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Risk factors mediating the effect of body-mass index and waist-to-hip ratio on cardiovascular outcomes: Mendelian randomization analysis

By Dipender Gill, Verena Zuber, Jesse Dawson, Jonathan Pearson-Stuttard, Alice R Carter, Eleanor Sanderson, Ville Karhunen, Michael G Levin, Robyn E Wootton, Derek Klarin, Phil Tsao, Kostas Tsilidis, Scott M Damrauer, Stephen M. Burgess, Paul Elliott

Posted 16 Jul 2020
medRxiv DOI: 10.1101/2020.07.15.20154096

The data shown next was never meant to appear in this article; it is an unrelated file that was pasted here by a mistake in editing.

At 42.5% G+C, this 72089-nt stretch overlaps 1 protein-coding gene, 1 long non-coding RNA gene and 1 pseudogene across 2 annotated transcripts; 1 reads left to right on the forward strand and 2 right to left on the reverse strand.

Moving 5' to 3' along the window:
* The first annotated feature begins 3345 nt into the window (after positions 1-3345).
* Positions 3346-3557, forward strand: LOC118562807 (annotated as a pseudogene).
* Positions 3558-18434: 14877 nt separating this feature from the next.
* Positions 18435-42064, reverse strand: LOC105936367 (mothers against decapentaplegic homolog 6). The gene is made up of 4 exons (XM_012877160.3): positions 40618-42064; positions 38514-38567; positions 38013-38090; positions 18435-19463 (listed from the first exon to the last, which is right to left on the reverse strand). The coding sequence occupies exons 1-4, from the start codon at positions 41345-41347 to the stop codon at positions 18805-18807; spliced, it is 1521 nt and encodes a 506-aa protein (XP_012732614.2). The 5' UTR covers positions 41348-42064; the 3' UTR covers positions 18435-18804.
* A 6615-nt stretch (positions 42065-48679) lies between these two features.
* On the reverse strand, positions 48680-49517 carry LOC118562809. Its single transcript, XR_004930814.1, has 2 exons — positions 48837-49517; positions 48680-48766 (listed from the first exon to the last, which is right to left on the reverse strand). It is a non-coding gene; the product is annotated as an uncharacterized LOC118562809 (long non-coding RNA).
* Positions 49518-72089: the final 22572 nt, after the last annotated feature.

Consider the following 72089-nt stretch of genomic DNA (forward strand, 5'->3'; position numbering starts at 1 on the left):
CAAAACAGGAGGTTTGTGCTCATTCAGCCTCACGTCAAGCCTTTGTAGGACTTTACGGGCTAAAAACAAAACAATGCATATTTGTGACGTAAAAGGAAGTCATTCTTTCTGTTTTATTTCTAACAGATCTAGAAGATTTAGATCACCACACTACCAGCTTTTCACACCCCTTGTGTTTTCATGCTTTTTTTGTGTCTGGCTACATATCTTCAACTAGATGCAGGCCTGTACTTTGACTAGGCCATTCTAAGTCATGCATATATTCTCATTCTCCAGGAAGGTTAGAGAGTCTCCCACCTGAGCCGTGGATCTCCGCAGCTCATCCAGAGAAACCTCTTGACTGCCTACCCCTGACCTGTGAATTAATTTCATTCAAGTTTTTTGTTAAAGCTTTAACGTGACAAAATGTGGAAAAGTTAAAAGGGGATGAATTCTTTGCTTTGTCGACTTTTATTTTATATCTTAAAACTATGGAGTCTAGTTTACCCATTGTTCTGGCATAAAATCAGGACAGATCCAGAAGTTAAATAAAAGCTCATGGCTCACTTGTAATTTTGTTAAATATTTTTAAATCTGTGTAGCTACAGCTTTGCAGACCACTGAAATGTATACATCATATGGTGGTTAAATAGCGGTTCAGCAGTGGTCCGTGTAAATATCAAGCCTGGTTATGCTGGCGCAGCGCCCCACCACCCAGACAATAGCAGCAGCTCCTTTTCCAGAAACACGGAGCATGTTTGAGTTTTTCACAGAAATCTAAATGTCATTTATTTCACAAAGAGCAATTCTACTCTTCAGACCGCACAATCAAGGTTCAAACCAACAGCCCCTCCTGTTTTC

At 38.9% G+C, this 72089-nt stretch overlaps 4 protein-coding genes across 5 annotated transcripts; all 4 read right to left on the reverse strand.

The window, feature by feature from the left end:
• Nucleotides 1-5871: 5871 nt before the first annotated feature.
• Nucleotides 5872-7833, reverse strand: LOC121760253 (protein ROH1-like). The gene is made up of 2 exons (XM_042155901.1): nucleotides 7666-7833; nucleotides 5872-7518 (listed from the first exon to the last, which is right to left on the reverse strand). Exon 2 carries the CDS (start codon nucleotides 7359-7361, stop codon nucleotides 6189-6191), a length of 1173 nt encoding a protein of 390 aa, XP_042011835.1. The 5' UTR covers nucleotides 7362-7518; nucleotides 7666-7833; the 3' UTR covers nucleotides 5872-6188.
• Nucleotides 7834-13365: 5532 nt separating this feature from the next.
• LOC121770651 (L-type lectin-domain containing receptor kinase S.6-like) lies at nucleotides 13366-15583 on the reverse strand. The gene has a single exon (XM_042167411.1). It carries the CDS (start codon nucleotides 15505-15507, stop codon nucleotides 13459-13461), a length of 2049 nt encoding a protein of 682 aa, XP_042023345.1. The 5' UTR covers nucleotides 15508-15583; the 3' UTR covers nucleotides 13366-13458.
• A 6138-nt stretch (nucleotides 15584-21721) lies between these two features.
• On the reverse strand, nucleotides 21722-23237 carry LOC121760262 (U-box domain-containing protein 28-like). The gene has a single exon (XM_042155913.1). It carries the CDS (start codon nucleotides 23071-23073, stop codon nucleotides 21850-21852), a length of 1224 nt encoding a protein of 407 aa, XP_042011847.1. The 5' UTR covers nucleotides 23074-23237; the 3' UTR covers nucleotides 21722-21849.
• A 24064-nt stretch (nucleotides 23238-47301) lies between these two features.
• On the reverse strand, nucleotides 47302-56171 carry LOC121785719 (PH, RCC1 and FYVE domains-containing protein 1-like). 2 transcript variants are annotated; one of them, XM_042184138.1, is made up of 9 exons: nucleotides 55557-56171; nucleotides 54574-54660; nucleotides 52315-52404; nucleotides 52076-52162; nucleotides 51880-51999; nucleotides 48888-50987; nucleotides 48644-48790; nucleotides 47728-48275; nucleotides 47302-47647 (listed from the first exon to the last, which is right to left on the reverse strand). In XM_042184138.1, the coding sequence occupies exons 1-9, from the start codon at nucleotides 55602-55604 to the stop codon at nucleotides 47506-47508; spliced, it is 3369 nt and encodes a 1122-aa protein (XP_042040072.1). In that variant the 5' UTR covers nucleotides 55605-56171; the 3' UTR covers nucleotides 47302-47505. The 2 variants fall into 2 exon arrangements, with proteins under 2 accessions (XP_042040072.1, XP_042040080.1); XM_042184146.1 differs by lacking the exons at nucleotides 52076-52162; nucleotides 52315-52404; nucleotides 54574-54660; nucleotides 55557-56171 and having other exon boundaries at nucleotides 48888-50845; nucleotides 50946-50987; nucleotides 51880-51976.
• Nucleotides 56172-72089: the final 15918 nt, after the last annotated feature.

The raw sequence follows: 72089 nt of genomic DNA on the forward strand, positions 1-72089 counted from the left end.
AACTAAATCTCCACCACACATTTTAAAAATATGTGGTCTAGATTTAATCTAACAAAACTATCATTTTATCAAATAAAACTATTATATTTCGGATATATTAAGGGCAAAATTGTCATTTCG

Background: Higher body-mass index (BMI) and waist-to-hip ratio (WHR) increase the risk of cardiovascular disease, but the extent to which this is mediated by blood pressure, diabetes, lipid traits and smoking is not fully understood. Methods: Using consortia and UK Biobank genetic association summary data from 140,595 to 898,130 participants predominantly of European ancestry, MR mediation analysis was performed to investigate the degree to which genetically predicted systolic blood pressure (SBP), diabetes, lipid traits and smoking mediated an effect of genetically predicted BMI and WHR on risk of coronary artery disease (CAD), peripheral artery disease (PAD) and stroke. Results: The 49% (95% confidence interval [CI] 39%-60%) increased risk of CAD conferred per 1-standard deviation increase in genetically predicted BMI attenuated to 34% (95% CI 24%-45%) after adjusting for genetically predicted SBP, to 27% (95% CI 17%-37%) after adjusting for genetically predicted diabetes, to 47% (95% CI 36%-59%) after adjusting for genetically predicted lipids, and to 46% (95% CI 34%-58%) after adjusting for genetically predicted smoking. Adjusting for all the mediators together, the increased risk attenuated to 14% (95% CI 4%-26%). A similar pattern of attenuation was observed when considering genetically predicted WHR as the exposure, and PAD or stroke as the outcomes. Conclusions: Measures to reduce obesity will lower risk of cardiovascular disease primarily by impacting on downstream metabolic risk factors, particularly diabetes and hypertension. Reduction of obesity prevalence alongside control and management of its mediators is likely to be most effective for minimizing the burden of obesity.

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